Maybe because political discussions are actively discouraged here
While the threat of hyperinflation might be caused by incompetent (or worse) politicians, it is an economic possibility. If you look at other countries that went that route, the US is heading there. The OMB numbers diverge widely, and are LOTS less optomistic, than the Whitehouse numbers.
Keep in mind that printing enough unbacked money will lead to Weimar Republic, Argentina 2000 and Zimbabwe type hyperinflation. I think zimbabwe is something like 250 million percent per year as I mentioned previously.
Let's look at the impact of a mere fraction of that, 120% inflation or 10% per month roughly.
You get a $1 click on day 1 of the month. By the time you get the money the following month, that $1 is only worth something like 87 cents.
Now, if inflation goes up to 1200%, again, a mere fraction of Zimbabwe's rate, you have 100$ per month. IOW, that dollar click on day one will only purchase a single digit fraction of what it would purchase when you earned it.
A lot would depend if the bid prices went up accordingly. IOW, would people be bidding $100 at the end of the month for the same click they were willing to bid $1 on a month earlier.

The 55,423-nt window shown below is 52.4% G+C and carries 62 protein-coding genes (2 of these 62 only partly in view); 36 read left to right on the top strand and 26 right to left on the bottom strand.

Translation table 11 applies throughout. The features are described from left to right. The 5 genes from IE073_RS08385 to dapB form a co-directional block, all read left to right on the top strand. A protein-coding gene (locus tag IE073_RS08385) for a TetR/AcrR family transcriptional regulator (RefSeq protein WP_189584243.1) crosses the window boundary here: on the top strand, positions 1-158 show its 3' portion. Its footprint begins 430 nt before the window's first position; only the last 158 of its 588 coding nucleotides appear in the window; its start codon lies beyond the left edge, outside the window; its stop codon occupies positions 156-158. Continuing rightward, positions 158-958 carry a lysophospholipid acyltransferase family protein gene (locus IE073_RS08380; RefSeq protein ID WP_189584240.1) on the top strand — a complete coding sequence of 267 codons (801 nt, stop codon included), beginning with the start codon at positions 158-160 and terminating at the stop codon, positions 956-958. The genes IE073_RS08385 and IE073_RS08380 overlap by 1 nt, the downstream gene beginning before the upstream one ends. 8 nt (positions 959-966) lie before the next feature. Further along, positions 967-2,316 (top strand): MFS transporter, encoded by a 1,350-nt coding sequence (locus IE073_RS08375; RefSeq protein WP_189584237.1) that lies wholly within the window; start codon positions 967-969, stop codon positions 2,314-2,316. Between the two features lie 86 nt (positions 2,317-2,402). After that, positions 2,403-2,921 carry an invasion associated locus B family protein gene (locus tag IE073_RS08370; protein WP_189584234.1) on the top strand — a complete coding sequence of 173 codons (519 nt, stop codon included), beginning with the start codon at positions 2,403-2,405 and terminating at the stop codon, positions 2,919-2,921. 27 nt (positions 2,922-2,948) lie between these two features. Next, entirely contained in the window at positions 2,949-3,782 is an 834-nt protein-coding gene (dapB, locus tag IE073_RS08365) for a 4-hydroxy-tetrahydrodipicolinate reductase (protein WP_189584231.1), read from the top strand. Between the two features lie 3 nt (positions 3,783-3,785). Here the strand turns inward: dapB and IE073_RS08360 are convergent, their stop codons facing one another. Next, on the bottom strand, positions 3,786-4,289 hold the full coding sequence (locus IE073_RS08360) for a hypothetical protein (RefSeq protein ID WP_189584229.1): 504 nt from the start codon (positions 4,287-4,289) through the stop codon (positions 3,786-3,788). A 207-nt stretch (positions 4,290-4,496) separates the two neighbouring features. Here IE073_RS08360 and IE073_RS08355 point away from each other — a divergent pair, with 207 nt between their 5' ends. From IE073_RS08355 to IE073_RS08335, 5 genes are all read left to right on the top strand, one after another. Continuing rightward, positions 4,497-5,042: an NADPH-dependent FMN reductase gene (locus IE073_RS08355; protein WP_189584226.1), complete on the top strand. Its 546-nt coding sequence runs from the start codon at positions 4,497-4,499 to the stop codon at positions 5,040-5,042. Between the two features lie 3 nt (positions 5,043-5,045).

The problem with this type of economy is that the human mind doesn't wrap around the concept of exponentional growth easily. ie the 1, 2, 4, 8, 16 type of growth instead of a lineal growth pattern .. 1,2,3,4,5 ...
Exponential growth is what makes virus epidemics frightenting, it is also the basis for nuclear fission.. As smart as the googleplex folks are, (and they ARE fantastic statisticians) I have to wonder if their algorithms are robust enough to handle hyperinflation or if they could be adjusted quickly enough to respond. Remember when gas pumps faced the dollar a gallon kerfluffle when the pumps only went to .99 9/10 per gallon?
What I was trying to point out in my original post is that we could end up in an environment of very rapidly changing conditions. Imagine if you had predicted that the US Dow would lose about half it's value in a couple of months? People would have said you were crazy.
You also need to be aware of exactly what inflation means. (Or massive deflation for that matter). In the case of inflation you CANNOT look at the absolute dollar amounts. Take the following statement as an example